So what made me choose TCU?

Marching Band: If you’re not from Texas, you may not be familiar with the insanely competitive world of high school marching band. A huge portion of my identity in high school was centered around marching band, so it was something I wanted to potentially continue into college. However, if I went to A&M, that would require joining the Corps (their ROTC), which wasn’t something that I was particularly interested in.

Class size and research opportunities: generally speaking, classes tend to be smaller at TCU than A&M, and are more likely to be taught by professors than graduate students. Also, I had been accepted to TCU’s Honors College, and knew I would have an opportunity to do research as an undergraduate (something I was very excited about).

Money: TCU is a private university- which means it isn’t cheap. When I was applying to TCU, it cost around $40,000 a year to go there. Even though A&M (a public university) was theoretically cheaper, I ended up getting a full academic scholarship to TCU. In the end, it was cheaper for me to attend TCU, so at that point it was really a no-brainer.

My Undergraduate Experience

Student Life

Even though my family lived in Fort Worth, we made the collective decision that it would be best for me to live in the dorm. Personally, I think that living in the dorm is a invaluable part of the college experience, and would recommend it to anyone that can do it (financially and otherwise).

Like high school, marching band was an important part of my undergraduate experience at TCU- but for different reasons. In college, marching band served as a recreational outlet for me. It was an opportunity to hang out with my friends and get excited about football. I was a member of Tau Beta Sigma (a band service sorority), served as President of the Horned Frog Marching Band, and went to almost every TCU football game between August 2012 and January 2016. Looking back, most of my most cherished memories of undergrad either involve marching band or the friends I made there.

Religious Requirements

The name “Texas Christian University” might lead some to believe that TCU has rigorous religion requirements. I can assure you this is not the case. When I was a student, we were required to take a single religion course of our choosing. I chose to take “world religion,” which outlined the foundation and governing philosophies of most of the world’s major religions (Judaism, Christianity, Islam, Hinduism, and Buddhism). What I’m trying to say is that you do not need to be a practicing Christian to go to TCU.


When I started my undergraduate, I had a very vague idea of what I wanted to do- possibly something along the lines of chemical engineering? Maybe biochemical engineering? But those weren’t degrees that TCU offered, so I spent the first couple of years at TCU as a double major in either math, biology, and/or chemistry. (To be clear, I never wanted to be a medical doctor, which is what most students in TCU’s biology department are typically aiming for. Nevertheless, I ended up with a strong foundation in molecular biology.)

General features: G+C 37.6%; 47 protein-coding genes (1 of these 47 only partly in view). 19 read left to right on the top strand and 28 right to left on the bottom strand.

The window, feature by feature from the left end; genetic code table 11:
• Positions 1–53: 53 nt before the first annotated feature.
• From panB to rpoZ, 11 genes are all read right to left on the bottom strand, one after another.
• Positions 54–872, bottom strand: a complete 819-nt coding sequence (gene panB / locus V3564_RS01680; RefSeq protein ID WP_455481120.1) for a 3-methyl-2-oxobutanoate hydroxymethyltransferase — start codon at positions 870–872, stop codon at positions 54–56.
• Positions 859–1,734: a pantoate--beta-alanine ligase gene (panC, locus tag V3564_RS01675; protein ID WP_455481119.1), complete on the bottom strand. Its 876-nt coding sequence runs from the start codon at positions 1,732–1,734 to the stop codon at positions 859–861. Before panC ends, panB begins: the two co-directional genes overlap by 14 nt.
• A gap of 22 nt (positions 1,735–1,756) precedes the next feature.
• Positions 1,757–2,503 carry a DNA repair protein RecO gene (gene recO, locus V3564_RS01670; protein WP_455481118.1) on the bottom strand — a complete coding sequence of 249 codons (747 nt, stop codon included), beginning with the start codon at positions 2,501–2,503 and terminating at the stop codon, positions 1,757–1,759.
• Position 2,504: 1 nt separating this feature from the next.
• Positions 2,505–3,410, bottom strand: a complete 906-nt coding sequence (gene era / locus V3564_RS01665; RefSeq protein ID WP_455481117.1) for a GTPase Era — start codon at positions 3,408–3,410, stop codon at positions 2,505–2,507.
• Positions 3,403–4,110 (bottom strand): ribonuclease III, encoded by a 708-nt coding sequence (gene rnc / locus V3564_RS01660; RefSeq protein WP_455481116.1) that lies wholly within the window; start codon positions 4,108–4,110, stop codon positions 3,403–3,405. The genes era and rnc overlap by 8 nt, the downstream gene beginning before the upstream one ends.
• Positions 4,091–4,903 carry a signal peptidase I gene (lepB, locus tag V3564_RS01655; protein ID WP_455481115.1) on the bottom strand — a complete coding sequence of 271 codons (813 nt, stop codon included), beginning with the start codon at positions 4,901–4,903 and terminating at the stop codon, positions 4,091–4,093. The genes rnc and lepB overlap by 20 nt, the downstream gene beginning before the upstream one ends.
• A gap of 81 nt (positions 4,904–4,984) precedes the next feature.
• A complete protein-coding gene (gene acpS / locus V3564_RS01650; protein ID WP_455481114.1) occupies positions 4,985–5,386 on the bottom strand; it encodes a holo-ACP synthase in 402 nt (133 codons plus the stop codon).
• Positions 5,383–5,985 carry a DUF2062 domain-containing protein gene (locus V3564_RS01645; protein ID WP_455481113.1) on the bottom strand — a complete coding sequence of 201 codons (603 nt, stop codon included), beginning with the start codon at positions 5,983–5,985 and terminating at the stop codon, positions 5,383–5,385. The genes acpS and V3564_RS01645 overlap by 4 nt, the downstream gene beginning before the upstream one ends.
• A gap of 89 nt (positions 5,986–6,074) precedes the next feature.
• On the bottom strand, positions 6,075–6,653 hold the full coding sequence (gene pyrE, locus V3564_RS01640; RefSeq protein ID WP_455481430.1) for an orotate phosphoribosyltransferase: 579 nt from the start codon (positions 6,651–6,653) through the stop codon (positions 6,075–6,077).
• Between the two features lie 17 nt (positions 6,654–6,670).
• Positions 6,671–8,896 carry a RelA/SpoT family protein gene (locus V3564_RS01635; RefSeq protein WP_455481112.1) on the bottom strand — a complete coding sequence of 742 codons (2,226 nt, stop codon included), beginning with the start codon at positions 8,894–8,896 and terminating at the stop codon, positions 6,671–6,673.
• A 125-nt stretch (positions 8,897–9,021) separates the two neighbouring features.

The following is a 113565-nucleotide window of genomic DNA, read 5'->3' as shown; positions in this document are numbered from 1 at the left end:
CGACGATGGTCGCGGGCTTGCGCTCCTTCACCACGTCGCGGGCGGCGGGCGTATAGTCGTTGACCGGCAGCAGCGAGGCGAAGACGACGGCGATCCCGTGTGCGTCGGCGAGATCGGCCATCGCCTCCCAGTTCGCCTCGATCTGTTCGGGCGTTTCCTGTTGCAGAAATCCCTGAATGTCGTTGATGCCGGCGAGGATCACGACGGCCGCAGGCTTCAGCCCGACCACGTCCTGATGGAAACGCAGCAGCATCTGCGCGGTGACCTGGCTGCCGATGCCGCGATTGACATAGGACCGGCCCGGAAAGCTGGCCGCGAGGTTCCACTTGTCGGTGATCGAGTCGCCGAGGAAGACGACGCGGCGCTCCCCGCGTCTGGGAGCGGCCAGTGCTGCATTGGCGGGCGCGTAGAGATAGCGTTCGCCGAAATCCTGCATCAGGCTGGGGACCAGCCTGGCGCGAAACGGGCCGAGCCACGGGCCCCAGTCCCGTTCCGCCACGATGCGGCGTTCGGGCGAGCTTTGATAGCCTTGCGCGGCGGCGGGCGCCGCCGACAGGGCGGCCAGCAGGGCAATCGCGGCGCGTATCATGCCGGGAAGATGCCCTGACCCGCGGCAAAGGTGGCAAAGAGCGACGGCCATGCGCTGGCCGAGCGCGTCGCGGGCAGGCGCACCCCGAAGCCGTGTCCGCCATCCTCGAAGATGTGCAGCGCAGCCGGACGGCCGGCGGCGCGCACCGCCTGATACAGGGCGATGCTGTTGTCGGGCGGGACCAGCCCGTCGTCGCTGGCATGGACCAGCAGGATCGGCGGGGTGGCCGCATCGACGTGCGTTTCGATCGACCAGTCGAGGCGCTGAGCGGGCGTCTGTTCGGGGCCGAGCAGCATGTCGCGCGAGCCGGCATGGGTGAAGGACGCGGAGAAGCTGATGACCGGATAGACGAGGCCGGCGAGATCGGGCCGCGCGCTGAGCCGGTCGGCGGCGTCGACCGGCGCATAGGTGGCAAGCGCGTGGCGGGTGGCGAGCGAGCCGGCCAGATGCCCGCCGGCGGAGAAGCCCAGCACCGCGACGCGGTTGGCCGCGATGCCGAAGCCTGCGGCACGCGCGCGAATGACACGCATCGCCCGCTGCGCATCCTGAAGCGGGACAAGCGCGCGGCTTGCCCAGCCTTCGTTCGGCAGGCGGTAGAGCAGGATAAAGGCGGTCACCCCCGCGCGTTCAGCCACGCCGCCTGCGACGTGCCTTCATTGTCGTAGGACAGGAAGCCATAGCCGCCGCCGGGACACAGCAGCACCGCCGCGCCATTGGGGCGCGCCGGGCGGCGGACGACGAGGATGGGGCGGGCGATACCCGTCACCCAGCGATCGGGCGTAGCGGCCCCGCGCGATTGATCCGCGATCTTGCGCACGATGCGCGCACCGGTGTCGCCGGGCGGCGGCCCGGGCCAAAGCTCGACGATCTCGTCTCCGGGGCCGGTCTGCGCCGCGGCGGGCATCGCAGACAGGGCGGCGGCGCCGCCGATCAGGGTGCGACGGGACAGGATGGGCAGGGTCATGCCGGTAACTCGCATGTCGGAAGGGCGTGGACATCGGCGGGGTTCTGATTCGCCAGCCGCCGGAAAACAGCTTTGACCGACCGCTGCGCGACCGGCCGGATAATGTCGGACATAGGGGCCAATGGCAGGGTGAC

I struggled a lot with depression during my sophomore year of college, and found myself questioning what I really wanted to do with life. I’ve always loved animals. For most of my life, I wanted to be a veterinarian, but abandoned that idea when I realized I have issues with needles (and passing out). For some reason, it didn’t occur to me until this time of my life that I could study them in an academic context.

At that time, I switched to major in Environmental Science (focusing mainly on ecology-based biology classes). In essence, I spent my junior and senior years taking nothing but upper-division environmental science and biology courses. I ultimately ended up switching my degree back to biology, since it would be easier to meet the degree requirements based on the courses I had already taken.

I graduated with a B.S. in Biology with Honors and Chemistry and Math Minors in May 2016.

Study Abroad & Research Experience

It wasn’t until the summer of 2015 (between my junior and senior year) that I really set upon the path I find myself today. That summer, I had the opportunity to take two study abroad courses: Environmental Issues in Costa Rica and Biodiversity & Human Development in South Africa.

I could write an entire post about how these two courses changed my outlook on research and our relationship with the natural world. One of the big takeaways was that successful wildlife conservation often requires policy changes. But in order to change policy, we need researchers to define the problem and communicate it with data. Simply put, we can’t protect something we don’t know needs protecting. In that sense, I understood that scientific research is critical to conservation efforts. (On a less serious note, I also learned how much universities love pictures of students in university hats and clothing for promotional materials.)

After being primed to pursue science in the name of conservation, I serendipitously found myself in south Texas working with Texas horned lizards.

For those of you who may be familiar with horned lizards: they are an iconic, beloved lizard species found in the southwestern United States and Mexico. One of the things that makes horned lizards so unique is their diets. Horned lizards are considered dietary specialists- e.g. an animal that eats a very specific set of prey items. In the case of horned lizards, their diets consist primarily of ants, especially harvester ants (which are much larger than most other ants). Unfortunately, because their diets are so specialized, these lizards are highly vulnerable to habitat changes, especially those that impact the availability of harvester ants, such as pesticide use, the spread of invasive fire ants, and agricultural and urban development. The Texas horned lizard isn’t doing great- it’s disappeared from large portions of Texas and Oklahoma over the last 75 years, and is considered a species of conservation concern in both states.